Peggy Trecker White has played a variety of characters on stage, but one of her most captivating was that of Katharine Hepburn. This month White reprises her role in Lean Ensemble Theater’s production of Matthew Lombardo’s “Tea at Five.”
The play focuses on two periods of the Academy Award winner’s life: in 1938 when she’s at a professional low point and in 1983 when she casts a philosophical look back on her star-studded career.
Trecker White’s affectionate portrayal promises an evening chock full of wit, charm, and insider Hollywood and Broadway stories. Here she gives us her thoughts on playing Kate.
What drew you to portray Katharine Hepburn?
She’s one of the great actors and one of the greatest role models for women. If you do a search of her quotes, you’ll find that they’re all about strength and owning your own decisions. The other beautiful thing about her is that she isn’t afraid of talking about her vulnerabilities and her insecurities. And her movies are stunning. She doesn’t follow the mold of other Hollywood actresses in that era and that makes her stand out.
Why “Tea at Five?”
I’ve had people liken me to Katharine Hepburn in movies like “The Philadelphia Story.” So I listened to the Kate Mulgrew production of “Tea at Five” and thought I’d like to do that someday. The play is an amazing opportunity for an actor to not only embody a life like she had, but also to play two opposite ends of her career — to go from age 31 to age 76. Everything in this script are things she said or wrote. The stories — about her affair with Spencer Tracy, her brother’s suicide and her finding him, her living next door to Stephen Sondheim — are all true.
How did you prepare for the role?
I’ve read her autobiographies and watched her movies. The first time I did this show I would have “The Philadelphia Story” playing on my computer in the background as I did my hair and makeup. That was my ritual.
Even now I want to have her voice in my head all the time. I cull pictures of her to remind me of her physicality. I also listen to her voice and watch her on camera to capture her gestures.
You’re both redheads, and there’s a physical resemblance. Any connection there? Or is it something more?
I am slightly like her in that I have high cheekbones but our mouths, eyes, and noses are different. As for the something more, when I was a little kid, my favorite phrases were: “I can do it my way.” And “You have your way and I have mine.” Sometimes I attribute my determination to being a Sagittarius. I’m pretty blunt. I don’t like small talk. I’m loyal. I like close relationships.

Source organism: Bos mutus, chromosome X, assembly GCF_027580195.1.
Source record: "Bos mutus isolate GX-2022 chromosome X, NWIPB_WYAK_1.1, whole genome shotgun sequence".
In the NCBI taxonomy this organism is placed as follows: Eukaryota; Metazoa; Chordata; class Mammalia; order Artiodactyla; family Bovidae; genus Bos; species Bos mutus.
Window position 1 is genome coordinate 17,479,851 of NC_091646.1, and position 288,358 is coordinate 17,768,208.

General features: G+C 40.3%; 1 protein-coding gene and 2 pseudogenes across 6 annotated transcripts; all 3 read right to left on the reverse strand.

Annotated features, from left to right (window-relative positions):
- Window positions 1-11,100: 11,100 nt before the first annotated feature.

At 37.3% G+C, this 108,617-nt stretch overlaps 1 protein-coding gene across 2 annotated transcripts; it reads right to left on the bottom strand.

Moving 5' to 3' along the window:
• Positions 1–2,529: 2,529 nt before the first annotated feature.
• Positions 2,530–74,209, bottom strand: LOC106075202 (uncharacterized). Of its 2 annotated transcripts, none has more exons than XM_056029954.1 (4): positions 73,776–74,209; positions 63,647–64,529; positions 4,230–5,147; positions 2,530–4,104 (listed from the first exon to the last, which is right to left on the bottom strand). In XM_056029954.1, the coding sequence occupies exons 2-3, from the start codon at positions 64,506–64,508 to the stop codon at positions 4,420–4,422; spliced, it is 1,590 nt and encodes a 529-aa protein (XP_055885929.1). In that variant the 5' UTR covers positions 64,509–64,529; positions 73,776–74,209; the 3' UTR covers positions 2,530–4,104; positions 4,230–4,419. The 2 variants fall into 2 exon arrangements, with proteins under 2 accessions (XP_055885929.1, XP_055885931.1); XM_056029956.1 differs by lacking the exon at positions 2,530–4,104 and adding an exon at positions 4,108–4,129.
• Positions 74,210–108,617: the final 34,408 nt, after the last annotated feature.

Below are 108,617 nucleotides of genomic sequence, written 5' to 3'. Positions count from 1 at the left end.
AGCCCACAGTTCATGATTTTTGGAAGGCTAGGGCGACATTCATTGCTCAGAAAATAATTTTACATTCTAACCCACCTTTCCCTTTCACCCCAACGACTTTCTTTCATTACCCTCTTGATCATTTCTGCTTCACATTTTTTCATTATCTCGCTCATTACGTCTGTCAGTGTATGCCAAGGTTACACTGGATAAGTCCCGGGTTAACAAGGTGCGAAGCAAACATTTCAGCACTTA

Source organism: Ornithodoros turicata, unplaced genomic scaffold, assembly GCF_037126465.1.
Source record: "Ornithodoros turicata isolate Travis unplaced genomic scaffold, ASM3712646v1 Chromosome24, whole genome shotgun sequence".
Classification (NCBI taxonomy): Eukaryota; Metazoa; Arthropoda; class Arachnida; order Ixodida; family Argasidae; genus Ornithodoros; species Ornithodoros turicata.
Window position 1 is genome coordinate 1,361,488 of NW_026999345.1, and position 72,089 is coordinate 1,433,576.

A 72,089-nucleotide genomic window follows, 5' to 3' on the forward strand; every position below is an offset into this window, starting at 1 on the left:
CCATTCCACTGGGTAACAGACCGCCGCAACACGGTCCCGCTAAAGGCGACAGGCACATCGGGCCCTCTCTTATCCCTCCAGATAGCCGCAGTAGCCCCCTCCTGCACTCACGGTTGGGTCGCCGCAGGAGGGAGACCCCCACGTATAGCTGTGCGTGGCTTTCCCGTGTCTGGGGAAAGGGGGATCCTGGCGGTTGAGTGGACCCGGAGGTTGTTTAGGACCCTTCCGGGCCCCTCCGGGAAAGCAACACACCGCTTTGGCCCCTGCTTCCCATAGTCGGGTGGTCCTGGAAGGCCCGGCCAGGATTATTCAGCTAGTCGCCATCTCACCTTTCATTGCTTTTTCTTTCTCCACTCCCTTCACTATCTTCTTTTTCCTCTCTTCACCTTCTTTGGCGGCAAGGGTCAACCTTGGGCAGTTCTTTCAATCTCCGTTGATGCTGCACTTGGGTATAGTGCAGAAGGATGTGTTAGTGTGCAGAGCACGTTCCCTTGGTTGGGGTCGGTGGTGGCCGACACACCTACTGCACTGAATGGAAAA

In her early Broadway years, Hepburn had problems projecting her voice and when she stepped in for an ailing Hope Williams, the star of Holiday, she tried imitating Williams and got panned. Her mentor, Frances Duff, cured her of that and helped her develop that iconic voice by learning to blow out a candle.
She didn’t have a lot of power to project for the theater, and the candle training helped with that. Duff asked her, “Do you want to be an actress or a star?” and Katharine replied, “a star.” “Then,” said Duff, “you need the voice of a star so that even if people close their eyes, they’d still know it was you.” In other words, we’re not going to change your voice. We’re going to strengthen who you are and take that out into the world.
So how do you make yourself sound like her?
I try to adjust my mouth and facial placement for how she speaks as a younger woman and of course, for how she speaks when she is older. And I don’t overthink the tremor. As she speaks, her lips are up and jaw out. Her chin drops off a little. And she’s very erect.
And at the end of each performance does your throat hurt?
My jaw gets sore because of all the stretching.
Leading up to the show and during its run, do you think in her voice?
I become absolutely immersed. I talk to myself in my car a lot. Once we start rehearsal that will be terrifying because I’m sure my voice won’t be where I want it to be and I’ll be doing it in front of other people who never saw the show. But you have to start somewhere.